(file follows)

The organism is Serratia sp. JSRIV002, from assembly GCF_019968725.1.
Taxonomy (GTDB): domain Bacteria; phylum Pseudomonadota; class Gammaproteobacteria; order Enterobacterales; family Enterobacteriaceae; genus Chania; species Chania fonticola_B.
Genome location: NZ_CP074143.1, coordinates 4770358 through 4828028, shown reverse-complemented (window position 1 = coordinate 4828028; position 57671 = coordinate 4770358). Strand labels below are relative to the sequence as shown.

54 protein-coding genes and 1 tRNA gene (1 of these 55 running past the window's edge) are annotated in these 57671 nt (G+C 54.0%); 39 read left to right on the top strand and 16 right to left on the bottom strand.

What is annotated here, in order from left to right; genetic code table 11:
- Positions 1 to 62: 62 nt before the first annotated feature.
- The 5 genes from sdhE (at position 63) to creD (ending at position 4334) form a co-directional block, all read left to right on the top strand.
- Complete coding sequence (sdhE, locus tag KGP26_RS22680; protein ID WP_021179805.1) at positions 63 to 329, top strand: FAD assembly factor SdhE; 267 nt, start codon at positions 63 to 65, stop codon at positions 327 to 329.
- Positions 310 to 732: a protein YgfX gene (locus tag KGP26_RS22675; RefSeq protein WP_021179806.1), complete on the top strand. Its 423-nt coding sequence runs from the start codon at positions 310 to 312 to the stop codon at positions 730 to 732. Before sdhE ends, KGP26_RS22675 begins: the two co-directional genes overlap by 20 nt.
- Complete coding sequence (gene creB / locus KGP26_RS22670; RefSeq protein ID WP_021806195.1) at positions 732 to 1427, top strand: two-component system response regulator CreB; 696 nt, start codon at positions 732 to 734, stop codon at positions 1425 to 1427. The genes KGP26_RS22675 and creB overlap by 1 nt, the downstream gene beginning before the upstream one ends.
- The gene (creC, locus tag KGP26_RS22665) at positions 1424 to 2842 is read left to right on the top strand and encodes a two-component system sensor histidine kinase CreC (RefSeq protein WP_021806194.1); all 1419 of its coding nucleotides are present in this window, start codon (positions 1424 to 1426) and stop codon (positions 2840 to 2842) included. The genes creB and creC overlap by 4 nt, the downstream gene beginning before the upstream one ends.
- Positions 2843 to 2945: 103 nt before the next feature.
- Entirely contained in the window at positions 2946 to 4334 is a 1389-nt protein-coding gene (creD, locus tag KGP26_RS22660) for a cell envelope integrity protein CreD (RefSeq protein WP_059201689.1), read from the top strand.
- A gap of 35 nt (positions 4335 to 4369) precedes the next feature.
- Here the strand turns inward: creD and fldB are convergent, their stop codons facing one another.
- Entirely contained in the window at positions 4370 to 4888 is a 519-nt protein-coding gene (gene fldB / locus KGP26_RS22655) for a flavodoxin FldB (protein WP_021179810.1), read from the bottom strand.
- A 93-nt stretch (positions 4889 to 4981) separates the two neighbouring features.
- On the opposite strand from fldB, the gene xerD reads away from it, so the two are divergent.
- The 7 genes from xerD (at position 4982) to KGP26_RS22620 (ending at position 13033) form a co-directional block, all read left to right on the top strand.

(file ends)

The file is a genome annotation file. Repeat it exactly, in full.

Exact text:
The organism is Serratia sp. JSRIV002, from assembly GCF_019968725.1.
Taxonomy (GTDB): domain Bacteria; phylum Pseudomonadota; class Gammaproteobacteria; order Enterobacterales; family Enterobacteriaceae; genus Chania; species Chania fonticola_B.
Genome location: NZ_CP074143.1, coordinates 4770358 through 4828028, shown reverse-complemented (window position 1 = coordinate 4828028; position 57671 = coordinate 4770358). Strand labels below are relative to the sequence as shown.

54 protein-coding genes and 1 tRNA gene (1 of these 55 running past the window's edge) are annotated in these 57671 nt (G+C 54.0%); 39 read left to right on the top strand and 16 right to left on the bottom strand.

What is annotated here, in order from left to right; genetic code table 11:
- Positions 1 to 62: 62 nt before the first annotated feature.
- The 5 genes from sdhE (at position 63) to creD (ending at position 4334) form a co-directional block, all read left to right on the top strand.
- Complete coding sequence (sdhE, locus tag KGP26_RS22680; protein ID WP_021179805.1) at positions 63 to 329, top strand: FAD assembly factor SdhE; 267 nt, start codon at positions 63 to 65, stop codon at positions 327 to 329.
- Positions 310 to 732: a protein YgfX gene (locus tag KGP26_RS22675; RefSeq protein WP_021179806.1), complete on the top strand. Its 423-nt coding sequence runs from the start codon at positions 310 to 312 to the stop codon at positions 730 to 732. Before sdhE ends, KGP26_RS22675 begins: the two co-directional genes overlap by 20 nt.
- Complete coding sequence (gene creB / locus KGP26_RS22670; RefSeq protein ID WP_021806195.1) at positions 732 to 1427, top strand: two-component system response regulator CreB; 696 nt, start codon at positions 732 to 734, stop codon at positions 1425 to 1427. The genes KGP26_RS22675 and creB overlap by 1 nt, the downstream gene beginning before the upstream one ends.
- The gene (creC, locus tag KGP26_RS22665) at positions 1424 to 2842 is read left to right on the top strand and encodes a two-component system sensor histidine kinase CreC (RefSeq protein WP_021806194.1); all 1419 of its coding nucleotides are present in this window, start codon (positions 1424 to 1426) and stop codon (positions 2840 to 2842) included. The genes creB and creC overlap by 4 nt, the downstream gene beginning before the upstream one ends.
- Positions 2843 to 2945: 103 nt before the next feature.
- Entirely contained in the window at positions 2946 to 4334 is a 1389-nt protein-coding gene (creD, locus tag KGP26_RS22660) for a cell envelope integrity protein CreD (RefSeq protein WP_059201689.1), read from the top strand.
- A gap of 35 nt (positions 4335 to 4369) precedes the next feature.
- Here the strand turns inward: creD and fldB are convergent, their stop codons facing one another.
- Entirely contained in the window at positions 4370 to 4888 is a 519-nt protein-coding gene (gene fldB / locus KGP26_RS22655) for a flavodoxin FldB (protein WP_021179810.1), read from the bottom strand.
- A 93-nt stretch (positions 4889 to 4981) separates the two neighbouring features.
- On the opposite strand from fldB, the gene xerD reads away from it, so the two are divergent.
- The 7 genes from xerD (at position 4982) to KGP26_RS22620 (ending at position 13033) form a co-directional block, all read left to right on the top strand.